You might think “ugh”, if you are one of those resenting this fake feast of love … and guess what, there is a market for that too, with events popping up in major cities celebrating anti-Valentine’s day. In London they are holding a F**k Tinder London event where during a comedy show people can meet face to face without the use of dating apps. Also for the sixth year in a row, dating app Bumble is organizing an Anti-Valentine night of UV table tennis, smashing heart-shaped piñata’s and cocktails. Party people are asked to follow the strict anti-Valentine’s rules and there is even Love Police on call to capture mugshots of any romance rebels.
Since a couple of years, a whole new celebration has entered the scene – which can be the rescue to all those resenting the holiday of love. Meet Galentine’s Day, a concept that initially started as a sitcom joke on the American series Parks and Recreation.
Parks and Recreation Deleted Scene - Galentine's Day 1 - YouTube
Galentine, taking place on February 13th is all about celebrating your besties, gals (think sisters before misters) during a boozy brunch or cheesy pajama nights. With more singles out there, it is clear this day will keep on marking people’s calendar in the years to come.
Hot tweetaway: Meet #GalentinesDay, the new holiday that is all about female friendships, celebrating your gals (Feb 13) insit.es/2G76DKg by @KPallini via @CoolBrands #singles #singleton #newhouseholds #retail #ValentinesDay #nextgen
So whether you have a date on the 14th or not, don’t waste the night sobbing on the sofa with Netflix and ice-cream. Just like we have seen the breakdown of traditional relationships where youngsters buy properties together, celebrating friends love is the new normal. And if you want to give your single self a little gift, there are even subscription boxes celebrating self-love for single women (an example is Single Swag, which by the way is a must-follow on Instagram if you want to join the anti-valentine and cheesy-love revolution with a funny twist).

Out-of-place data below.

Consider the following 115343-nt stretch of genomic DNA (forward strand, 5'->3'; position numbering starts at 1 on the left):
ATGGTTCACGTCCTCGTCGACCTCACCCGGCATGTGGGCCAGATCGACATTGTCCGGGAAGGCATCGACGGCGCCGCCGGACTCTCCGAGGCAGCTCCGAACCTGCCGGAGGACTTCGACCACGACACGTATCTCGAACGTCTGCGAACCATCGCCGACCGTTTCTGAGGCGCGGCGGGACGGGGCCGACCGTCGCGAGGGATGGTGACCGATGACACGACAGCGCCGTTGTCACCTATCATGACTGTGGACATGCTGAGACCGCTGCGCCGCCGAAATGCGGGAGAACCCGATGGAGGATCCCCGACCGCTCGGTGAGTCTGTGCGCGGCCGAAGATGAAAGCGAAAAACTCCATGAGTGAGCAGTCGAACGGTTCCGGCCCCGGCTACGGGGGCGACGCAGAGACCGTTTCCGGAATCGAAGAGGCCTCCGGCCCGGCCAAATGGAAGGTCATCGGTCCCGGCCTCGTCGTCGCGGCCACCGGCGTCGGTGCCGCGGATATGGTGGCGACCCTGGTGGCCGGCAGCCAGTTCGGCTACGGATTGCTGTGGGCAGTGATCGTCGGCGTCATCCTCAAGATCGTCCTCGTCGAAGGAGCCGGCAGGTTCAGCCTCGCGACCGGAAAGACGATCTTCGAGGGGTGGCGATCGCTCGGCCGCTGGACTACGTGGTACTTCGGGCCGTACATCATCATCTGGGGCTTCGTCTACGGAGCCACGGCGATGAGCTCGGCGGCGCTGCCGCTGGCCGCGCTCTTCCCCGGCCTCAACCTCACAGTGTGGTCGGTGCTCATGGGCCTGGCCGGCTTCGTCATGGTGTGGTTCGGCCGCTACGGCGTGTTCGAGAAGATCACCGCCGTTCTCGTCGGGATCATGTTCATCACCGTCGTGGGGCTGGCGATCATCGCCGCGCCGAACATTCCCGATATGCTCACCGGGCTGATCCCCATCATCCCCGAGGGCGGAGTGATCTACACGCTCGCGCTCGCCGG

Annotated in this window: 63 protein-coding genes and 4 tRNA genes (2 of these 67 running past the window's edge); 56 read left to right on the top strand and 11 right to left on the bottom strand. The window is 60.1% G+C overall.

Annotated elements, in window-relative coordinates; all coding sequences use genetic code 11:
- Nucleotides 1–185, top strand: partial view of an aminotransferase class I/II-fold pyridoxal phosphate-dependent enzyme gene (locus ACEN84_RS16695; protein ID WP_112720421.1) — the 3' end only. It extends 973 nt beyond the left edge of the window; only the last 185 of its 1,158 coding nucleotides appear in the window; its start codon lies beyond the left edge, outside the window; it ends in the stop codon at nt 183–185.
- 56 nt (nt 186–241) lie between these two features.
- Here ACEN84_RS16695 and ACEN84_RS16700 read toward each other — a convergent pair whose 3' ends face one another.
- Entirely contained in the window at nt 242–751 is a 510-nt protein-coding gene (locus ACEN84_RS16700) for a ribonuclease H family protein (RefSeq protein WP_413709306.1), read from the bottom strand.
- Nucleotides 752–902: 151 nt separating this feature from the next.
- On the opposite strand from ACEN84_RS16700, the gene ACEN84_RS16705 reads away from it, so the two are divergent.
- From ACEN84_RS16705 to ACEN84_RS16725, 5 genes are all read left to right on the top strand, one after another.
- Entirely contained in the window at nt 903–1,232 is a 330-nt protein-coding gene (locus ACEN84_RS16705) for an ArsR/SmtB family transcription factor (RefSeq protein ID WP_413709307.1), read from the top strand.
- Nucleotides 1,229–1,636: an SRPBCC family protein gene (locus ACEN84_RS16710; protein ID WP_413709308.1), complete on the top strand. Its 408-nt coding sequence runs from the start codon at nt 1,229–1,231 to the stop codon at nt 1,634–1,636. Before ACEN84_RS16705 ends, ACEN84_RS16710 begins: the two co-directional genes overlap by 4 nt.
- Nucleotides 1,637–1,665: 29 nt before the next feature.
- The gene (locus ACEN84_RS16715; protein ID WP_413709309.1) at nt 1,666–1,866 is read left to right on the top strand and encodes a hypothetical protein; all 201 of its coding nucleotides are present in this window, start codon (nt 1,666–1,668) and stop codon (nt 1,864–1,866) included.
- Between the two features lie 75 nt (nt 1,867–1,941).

Hot tweetaway: How brands are seizing their fair share of #Galentine with greeting cards & gift ideas insit.es/2G76DKg by @KPallini via @CoolBrands #GalentinesDay #Feb13 #retail #mrx #newhouseholds #singles #nextgen
While once the idea of speaking and interacting with technology not only seemed impossible, but felt unnecessary and even odd, today smart technology has been transforming many parts of our lives. Just think of how Alexa, Amazon’s cloud-based voice service, gives you advice on cooking times or the duration of your commute. We might not all use a digital assistant for our daily chores, but AI definitely put a stamp on our lives and business where machine learning is adopted, from product development to customer services across all industries. This is also in fashion, where AI has found its way in different parts of the value chain. If you thought the creative skill of designing clothes, offering style advice and operating as fashion police is per definition human, you are wrong. Welcome to a world where robots and AI are the new fashionistas and are (literally) styling our lives.
Hot tweetaway: 3 innovative approaches to #AI in #fashion: Smart fashion, AI fashion assistant & AI store assistant insit.es/2GV75N3 by @KPallini via @CoolBrands #nextgen #coolbrands #geny #genz
AI driving smart products
Machine-learning systems can provide an edge when it comes to spotting and reacting to the latest fashion trends. Amazon has developed an algorithm that uses images (e.g. Instagram, Pinterest,…) to learn about a particular style and generate new items in similar styles from scratch. This smart technology, resulting in an AI fashion designer, will allow brands to reduce the time to market and be on par with the latest trends.
Hot tweetaway: Analyzing #socialmedia pictures to spot #fashion trends allowing brands to reduce time to market and be on par with the latest #trends insit.es/2GV75N3 by @KPallini via @CoolBrands #nextgen #geny #genz
But even products are getting smarter, where Levi’s launched Levi’s Commuter jacket, a $350 denim jacket with 15 threads on the sleeve and Bluetooth connection allowing you to trigger actions (e.g. receive commuter directions, play music, answer calls,…) from a paired smartphone.
Introducing Levi’s® Commuter Trucker Jacket with Jacquard by Google - YouTube
AI as your fashion assistant